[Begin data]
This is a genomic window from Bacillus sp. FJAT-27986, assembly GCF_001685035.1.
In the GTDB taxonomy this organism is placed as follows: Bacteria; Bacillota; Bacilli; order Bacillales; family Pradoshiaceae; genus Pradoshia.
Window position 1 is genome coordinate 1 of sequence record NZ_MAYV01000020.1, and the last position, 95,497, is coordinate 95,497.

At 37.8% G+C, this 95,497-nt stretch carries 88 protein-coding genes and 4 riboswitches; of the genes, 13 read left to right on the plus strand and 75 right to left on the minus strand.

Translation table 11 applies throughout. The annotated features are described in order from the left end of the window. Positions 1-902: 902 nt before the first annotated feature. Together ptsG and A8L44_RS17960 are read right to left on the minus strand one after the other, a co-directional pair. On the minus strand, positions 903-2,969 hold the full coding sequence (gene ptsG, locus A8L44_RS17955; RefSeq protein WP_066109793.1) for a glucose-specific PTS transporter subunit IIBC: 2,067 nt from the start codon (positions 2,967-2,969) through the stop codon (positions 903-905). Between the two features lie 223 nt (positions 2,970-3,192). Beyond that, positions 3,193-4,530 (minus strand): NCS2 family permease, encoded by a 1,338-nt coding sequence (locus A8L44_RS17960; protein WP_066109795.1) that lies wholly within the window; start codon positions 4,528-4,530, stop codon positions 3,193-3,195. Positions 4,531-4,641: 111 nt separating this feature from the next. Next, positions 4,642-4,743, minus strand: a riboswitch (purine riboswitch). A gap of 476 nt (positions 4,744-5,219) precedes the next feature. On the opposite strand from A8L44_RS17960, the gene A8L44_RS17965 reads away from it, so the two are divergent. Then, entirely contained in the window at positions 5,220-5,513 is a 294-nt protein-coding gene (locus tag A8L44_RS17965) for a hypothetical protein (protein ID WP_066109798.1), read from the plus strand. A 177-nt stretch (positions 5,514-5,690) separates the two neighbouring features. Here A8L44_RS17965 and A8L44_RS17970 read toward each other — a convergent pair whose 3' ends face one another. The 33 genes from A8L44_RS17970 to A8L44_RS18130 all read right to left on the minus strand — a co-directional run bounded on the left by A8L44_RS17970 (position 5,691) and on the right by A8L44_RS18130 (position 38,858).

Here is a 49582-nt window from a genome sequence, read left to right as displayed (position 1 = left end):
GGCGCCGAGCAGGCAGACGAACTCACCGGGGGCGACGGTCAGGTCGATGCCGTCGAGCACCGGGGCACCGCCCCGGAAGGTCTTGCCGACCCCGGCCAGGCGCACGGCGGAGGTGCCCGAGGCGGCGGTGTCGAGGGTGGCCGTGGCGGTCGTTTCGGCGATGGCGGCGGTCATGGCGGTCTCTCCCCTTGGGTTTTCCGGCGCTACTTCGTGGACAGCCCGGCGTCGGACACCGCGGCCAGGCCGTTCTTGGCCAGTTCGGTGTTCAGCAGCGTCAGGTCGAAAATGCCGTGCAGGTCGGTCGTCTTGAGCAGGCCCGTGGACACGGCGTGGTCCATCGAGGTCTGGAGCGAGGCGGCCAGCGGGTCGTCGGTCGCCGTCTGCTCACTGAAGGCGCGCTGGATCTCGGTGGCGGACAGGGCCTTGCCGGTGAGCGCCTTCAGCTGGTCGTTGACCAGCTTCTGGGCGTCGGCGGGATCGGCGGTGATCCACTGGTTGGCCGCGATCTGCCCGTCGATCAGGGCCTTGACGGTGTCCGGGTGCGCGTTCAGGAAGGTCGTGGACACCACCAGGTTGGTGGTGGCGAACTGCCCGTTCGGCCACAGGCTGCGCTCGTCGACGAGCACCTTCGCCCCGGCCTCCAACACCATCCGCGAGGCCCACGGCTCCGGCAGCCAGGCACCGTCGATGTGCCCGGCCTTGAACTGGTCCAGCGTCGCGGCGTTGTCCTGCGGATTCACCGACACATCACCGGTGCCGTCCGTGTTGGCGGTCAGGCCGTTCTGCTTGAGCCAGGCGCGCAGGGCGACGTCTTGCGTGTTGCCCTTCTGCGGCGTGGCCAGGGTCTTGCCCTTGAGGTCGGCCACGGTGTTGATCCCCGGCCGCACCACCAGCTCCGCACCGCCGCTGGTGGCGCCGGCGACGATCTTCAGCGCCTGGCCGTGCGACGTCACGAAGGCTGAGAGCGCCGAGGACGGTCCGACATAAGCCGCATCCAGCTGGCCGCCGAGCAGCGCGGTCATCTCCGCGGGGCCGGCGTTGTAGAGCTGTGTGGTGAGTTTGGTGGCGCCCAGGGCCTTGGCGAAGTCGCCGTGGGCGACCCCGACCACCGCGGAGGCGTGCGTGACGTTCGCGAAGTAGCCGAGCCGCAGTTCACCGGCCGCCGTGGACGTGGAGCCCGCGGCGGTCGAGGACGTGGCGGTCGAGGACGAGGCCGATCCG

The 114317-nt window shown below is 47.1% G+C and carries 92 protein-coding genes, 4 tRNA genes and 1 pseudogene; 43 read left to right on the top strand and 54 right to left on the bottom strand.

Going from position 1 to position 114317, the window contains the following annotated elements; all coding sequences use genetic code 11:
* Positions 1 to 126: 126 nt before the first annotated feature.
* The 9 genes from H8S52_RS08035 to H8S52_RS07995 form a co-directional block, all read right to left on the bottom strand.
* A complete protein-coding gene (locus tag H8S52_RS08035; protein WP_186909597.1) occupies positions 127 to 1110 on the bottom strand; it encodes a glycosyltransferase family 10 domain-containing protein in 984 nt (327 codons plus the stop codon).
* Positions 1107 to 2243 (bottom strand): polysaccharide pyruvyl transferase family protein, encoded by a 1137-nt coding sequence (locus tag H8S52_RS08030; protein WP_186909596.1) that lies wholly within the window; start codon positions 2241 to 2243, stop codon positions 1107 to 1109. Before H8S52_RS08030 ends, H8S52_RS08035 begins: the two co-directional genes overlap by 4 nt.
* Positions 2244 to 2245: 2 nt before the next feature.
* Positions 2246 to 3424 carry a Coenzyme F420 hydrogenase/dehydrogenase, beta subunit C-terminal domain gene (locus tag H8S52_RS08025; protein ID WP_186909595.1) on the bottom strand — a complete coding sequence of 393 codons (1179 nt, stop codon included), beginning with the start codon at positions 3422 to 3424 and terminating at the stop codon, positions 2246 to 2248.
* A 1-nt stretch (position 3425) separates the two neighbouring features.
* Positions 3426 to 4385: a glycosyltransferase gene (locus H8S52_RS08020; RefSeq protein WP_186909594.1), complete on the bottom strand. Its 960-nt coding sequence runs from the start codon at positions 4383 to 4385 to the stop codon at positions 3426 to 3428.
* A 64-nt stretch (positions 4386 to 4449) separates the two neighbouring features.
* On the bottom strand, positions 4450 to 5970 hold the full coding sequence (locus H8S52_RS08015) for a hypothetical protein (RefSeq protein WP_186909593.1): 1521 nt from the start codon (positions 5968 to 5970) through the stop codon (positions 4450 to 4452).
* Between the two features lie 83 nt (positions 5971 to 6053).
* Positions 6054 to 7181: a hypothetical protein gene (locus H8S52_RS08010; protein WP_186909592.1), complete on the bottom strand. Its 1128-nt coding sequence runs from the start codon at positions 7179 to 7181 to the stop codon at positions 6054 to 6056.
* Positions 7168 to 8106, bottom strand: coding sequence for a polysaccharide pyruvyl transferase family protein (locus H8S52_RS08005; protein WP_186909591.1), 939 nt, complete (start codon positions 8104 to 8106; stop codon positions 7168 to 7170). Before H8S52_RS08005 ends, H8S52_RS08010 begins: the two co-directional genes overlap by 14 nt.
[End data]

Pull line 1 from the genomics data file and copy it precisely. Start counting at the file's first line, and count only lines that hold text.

This is a genomic window from Bacillus sp. FJAT-27986, assembly GCF_001685035.1.